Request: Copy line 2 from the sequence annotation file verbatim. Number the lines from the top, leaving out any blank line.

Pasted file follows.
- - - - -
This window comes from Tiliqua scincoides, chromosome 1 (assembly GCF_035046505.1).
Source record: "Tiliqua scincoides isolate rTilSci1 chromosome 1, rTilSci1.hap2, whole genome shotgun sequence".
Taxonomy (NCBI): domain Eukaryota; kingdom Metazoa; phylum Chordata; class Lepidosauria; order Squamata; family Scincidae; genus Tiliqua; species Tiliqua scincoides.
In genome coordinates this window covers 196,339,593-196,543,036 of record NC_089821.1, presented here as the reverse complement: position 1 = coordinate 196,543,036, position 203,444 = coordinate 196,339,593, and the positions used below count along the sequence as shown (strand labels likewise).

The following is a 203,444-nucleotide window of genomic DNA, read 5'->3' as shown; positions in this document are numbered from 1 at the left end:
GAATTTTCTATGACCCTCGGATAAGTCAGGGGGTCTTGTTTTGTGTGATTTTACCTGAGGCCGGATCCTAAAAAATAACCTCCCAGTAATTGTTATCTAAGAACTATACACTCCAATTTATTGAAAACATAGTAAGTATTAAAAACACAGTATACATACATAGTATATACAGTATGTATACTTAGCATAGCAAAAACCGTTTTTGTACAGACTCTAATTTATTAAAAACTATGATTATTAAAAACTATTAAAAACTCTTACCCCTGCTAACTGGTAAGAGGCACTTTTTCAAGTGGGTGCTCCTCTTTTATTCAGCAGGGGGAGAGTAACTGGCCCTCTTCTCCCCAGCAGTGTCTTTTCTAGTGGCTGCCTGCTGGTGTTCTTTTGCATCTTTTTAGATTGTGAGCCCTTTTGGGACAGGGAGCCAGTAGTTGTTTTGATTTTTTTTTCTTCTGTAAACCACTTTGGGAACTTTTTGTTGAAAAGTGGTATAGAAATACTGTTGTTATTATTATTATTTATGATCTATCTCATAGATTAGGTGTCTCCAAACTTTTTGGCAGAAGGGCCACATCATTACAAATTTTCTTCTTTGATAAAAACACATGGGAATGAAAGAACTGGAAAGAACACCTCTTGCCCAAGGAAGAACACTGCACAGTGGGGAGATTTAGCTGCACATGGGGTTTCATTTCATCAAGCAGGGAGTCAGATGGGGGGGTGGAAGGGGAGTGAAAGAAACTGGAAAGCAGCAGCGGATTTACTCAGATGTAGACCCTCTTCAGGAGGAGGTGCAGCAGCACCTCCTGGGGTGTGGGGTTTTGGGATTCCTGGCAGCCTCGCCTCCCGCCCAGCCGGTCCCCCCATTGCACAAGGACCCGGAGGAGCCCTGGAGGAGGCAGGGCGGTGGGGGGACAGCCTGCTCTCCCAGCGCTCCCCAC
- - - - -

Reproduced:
Source record: "Tiliqua scincoides isolate rTilSci1 chromosome 1, rTilSci1.hap2, whole genome shotgun sequence".